1. What is a dental filling?
At Wimpole Street Dental Clinic, our clinical priority is always to save teeth whenever it is possible to do so. A dental or tooth filling is designed to save or preserve existing natural teeth. A hole is filled within the tooth enamel. The hole or cavity has developed as a result of tooth decay. A filling aims to save the tooth, protect it from infection and so restore smiles. We apply the dental filling material to the affected tooth once the tooth decay has been removed and the area cleansed ready to receive treatment.
2. Who is suitable for fillings?
Fillings are a common dental treatment for many patients. Fillings are designed to arrest the early signs of tooth decay in natural teeth which are still healthy enough to be preserved. Fillings can also be recommended if your tooth enamel is broken or chipped. You may notice that your affected tooth is overly sensitive when eating or brushing or small dark spots may start to appear on the surface, indicating the first stages of tooth decay.
3. Why is there more than one type of filling available?
Each and every patient case as presented in clinic is quite different. There is not one filling that will suit every case of early tooth decay, for everyone. Different types of filling have been created to suit different sizes of cavities which can appear in different areas of the mouth. The current types of filling regularly recommended by dentists include composite fillings (white fillings), gold fillings, amalgam fillings (silver fillings), and cement fillings.
4. How long should a dental filling last?
As dental fillings are made of hugely different materials, their lifespan once placed can also differ considerably. On one hand, we have modern composite fillings (size dependent) lasting between 5-15 years on average. On the other hand, some ceramic fillings and indeed gold inlays may last the patient 20 years and more, before requiring replacement.
5. How can I extend the lifespan of my dental filling?
The longevity of an inlay or a filling can also depend on its position in the mouth and its size. An optimised oral hygiene routine, diligently practiced twice daily at home, is a crucial factor in determining just how long your dental filling will last once placed.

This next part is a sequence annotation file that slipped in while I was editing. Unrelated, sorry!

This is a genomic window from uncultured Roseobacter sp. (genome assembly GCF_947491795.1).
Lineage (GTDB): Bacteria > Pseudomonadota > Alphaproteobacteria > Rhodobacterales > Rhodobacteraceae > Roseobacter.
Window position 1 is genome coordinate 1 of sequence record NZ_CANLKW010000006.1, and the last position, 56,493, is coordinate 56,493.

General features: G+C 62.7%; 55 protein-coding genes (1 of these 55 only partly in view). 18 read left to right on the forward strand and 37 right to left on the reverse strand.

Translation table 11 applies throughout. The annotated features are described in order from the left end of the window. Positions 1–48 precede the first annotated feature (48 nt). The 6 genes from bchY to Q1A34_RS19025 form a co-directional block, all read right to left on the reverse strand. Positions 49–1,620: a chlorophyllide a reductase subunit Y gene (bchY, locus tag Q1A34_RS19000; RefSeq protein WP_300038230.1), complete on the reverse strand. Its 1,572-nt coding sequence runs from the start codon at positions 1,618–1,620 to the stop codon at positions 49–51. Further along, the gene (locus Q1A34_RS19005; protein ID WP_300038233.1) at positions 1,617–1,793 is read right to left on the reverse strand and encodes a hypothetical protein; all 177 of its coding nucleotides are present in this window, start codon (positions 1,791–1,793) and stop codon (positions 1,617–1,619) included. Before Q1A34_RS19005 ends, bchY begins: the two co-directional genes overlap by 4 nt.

6. What should I do to preserve my new filling?
- Ensure that your oral hygiene routine at home is actually optimised. Brushing twice a day is the minimum but you also need to floss at least once daily, too. Remember to use floss and a small brush to clean the area around your inlay or filling to protect it from bacterium which can lead to decay and damage the enamel and filling over time, meaning that it may need replacing earlier than you might expect.
- Commit to a regular schedule of check-ups with both your dentist and your dental hygienist. Take note of all the aftercare advice and guidance you will receive once your filling has been placed. Ask all the questions you need regarding oral hygiene products and best practices before you leave the clinic, so you are prepared to preserve your new filling from day one.
- Commit to a healthier diet when it comes to avoiding sugary foods and drinks like soda. Remove this food source which the bacteria present in your mouth feed which causes tooth decay and gum disease. Sticky, sugary foods can also stick to your teeth longer and drinks like soda can coat your teeth (and your new filling!) in sugary residue, breaking down the enamel at their leisure. Sticky foods can also apply downward pressure to your filling, loosening it from its new position within the affected tooth.
7. What mistakes should I avoid as I care for my new filling?
- Avoid the consumption of hard foods such as candies, lollipops, boiled sweets, toffee, nuts, and chewing gum to avoid cracking your new filling. Don’t use your teeth to open bottles or tear open plastic packaging and refrain from biting nails or chewing on pens when busy.
- Avoid trauma to your teeth by taking extra care in your daily life. Trips, falls and accidents can cause trauma to the mouth leading to cracked teeth, tooth fractures, broken or leaky fillings and soft tissue damage to the gums.
- Take extra care during contact sports by investing in a custom mouthguard to protect your teeth and gums from accidental injury during your leisure time.
- Manage your bruxism by wearing a custom nightguard when you sleep if you know or discover that you regularly grind your teeth as this can wear away your new filling material rapidly.
8. Can a tooth decay under a filling?
It is possible over time if the filling shows signs of wear, providing space for the bacterium to re-enter the affected tooth. This is why a regular schedule of six-monthly check-ups are so important to attend so your dentist can continue to evaluate the condition of your new filling now placed.
9. Do you need anaesthesia for a filling?
Yes, local anaesthesia is required to numb the entire area before the procedure begins to ensure you have a pain-free treatment with us.
10. What should I eat after a tooth filling?
In order to optimally manage any temporary tooth sensitivity and/or discomfort after you receive your new filling, initially choose soft foods which are easy to swallow and are presented at warm temperatures. You will need to refrain from consuming extremely hot or cold foods, hard foods or ones which need extensive chewing. Example food choices you may wish to consider can include scrambled eggs, mashed potatoes, pasta, yogurts and smoothies.
For the best professional advice on dental fillings, contact us today.